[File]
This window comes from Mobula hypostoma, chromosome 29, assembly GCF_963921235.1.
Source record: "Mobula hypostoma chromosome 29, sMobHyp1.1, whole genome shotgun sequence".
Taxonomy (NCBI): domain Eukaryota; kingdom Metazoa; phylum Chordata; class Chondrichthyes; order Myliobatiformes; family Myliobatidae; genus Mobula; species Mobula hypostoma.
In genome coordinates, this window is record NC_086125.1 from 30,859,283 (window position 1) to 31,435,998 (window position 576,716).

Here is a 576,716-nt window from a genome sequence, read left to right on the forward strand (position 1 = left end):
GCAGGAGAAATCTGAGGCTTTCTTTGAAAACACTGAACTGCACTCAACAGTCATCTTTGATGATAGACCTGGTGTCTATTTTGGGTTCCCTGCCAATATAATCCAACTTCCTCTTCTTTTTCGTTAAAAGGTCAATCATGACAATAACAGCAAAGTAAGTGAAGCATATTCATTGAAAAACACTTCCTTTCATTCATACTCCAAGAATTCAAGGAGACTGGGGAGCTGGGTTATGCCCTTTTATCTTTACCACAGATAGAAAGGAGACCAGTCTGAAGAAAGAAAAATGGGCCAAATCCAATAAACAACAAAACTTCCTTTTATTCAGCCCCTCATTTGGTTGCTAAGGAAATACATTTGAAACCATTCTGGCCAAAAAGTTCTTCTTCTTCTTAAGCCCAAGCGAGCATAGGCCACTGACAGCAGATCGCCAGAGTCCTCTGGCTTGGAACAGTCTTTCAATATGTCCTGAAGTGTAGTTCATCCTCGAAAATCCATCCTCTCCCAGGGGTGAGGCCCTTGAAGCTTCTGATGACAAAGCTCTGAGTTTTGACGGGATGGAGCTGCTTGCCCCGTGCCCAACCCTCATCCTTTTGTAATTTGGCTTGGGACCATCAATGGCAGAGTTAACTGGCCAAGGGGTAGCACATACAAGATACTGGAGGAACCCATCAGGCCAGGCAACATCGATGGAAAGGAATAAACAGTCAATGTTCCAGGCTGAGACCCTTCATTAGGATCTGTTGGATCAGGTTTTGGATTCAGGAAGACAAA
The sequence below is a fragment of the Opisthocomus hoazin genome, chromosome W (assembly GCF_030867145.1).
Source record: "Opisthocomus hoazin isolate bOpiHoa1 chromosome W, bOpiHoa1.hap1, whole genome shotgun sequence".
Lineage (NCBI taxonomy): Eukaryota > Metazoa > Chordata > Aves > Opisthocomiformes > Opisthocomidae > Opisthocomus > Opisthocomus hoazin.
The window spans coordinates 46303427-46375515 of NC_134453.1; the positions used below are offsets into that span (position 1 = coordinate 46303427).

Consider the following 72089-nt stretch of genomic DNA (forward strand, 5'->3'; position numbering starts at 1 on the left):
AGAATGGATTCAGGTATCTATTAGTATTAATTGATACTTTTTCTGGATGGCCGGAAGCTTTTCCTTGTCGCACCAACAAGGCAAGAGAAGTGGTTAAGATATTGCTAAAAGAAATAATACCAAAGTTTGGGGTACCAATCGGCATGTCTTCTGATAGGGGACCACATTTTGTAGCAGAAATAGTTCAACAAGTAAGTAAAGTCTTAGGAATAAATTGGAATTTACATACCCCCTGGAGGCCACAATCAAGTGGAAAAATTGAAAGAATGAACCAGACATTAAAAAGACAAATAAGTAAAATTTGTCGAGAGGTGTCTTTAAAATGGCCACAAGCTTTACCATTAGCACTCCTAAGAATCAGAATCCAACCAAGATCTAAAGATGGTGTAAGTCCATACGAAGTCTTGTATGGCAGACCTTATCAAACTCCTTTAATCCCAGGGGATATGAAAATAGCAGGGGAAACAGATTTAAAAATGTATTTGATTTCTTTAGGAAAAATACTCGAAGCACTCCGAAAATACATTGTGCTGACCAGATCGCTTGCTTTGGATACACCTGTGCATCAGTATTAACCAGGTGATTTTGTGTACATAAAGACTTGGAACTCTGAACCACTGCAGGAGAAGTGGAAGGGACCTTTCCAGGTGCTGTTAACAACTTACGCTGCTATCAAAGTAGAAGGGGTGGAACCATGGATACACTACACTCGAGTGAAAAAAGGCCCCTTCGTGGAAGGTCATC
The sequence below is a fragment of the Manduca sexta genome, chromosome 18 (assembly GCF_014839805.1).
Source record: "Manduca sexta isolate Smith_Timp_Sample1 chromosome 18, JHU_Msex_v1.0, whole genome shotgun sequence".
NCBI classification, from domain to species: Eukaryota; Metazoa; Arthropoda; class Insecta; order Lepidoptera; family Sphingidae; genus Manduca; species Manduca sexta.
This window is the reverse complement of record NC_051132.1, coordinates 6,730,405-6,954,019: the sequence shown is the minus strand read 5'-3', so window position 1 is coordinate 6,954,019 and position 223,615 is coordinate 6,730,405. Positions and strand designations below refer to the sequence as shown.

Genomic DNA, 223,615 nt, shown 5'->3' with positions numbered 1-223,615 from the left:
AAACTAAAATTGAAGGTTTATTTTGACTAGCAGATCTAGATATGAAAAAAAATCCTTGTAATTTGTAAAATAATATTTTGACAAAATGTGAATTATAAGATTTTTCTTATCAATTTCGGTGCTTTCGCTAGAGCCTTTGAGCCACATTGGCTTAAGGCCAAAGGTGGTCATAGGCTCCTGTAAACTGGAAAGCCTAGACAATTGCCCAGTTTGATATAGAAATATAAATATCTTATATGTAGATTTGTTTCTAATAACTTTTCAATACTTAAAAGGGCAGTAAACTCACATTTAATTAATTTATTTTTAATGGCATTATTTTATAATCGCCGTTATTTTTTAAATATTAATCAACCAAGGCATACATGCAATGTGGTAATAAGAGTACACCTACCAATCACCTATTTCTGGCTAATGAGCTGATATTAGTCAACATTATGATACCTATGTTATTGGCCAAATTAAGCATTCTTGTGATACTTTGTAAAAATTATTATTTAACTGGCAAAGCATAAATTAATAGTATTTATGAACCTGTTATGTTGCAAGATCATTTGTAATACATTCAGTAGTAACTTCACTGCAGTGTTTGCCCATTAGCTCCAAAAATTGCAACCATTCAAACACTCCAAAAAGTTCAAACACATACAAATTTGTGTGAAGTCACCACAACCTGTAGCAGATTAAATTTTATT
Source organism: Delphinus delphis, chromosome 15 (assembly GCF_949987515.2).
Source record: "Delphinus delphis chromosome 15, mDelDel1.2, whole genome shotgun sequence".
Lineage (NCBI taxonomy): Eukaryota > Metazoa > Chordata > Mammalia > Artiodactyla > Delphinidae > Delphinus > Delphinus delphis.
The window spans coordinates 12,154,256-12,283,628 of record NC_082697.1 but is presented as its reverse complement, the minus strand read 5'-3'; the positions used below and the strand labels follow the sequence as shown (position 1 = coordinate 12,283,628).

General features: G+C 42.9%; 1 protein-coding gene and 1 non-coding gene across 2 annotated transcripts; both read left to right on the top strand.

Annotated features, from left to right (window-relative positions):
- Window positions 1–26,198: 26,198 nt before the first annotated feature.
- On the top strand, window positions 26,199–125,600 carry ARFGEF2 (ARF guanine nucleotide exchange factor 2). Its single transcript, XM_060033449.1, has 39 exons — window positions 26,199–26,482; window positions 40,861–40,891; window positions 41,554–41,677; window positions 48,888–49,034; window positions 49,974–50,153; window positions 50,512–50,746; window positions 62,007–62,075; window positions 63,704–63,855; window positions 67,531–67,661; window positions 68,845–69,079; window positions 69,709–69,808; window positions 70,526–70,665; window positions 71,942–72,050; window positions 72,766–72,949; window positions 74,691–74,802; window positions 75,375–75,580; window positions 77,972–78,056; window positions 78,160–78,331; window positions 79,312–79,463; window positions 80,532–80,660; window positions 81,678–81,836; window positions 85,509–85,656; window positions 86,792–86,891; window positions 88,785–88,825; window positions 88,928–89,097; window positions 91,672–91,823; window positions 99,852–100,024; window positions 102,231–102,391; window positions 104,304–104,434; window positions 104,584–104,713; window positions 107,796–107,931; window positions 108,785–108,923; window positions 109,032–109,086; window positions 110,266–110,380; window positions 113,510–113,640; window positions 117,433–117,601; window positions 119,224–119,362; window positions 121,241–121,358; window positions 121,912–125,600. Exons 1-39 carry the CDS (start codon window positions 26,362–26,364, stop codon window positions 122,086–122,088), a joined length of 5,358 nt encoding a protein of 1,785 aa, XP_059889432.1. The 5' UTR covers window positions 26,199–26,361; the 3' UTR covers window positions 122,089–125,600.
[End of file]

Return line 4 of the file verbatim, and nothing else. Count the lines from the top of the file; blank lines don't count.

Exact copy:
In genome coordinates, this window is record NC_086125.1 from 30,859,283 (window position 1) to 31,435,998 (window position 576,716).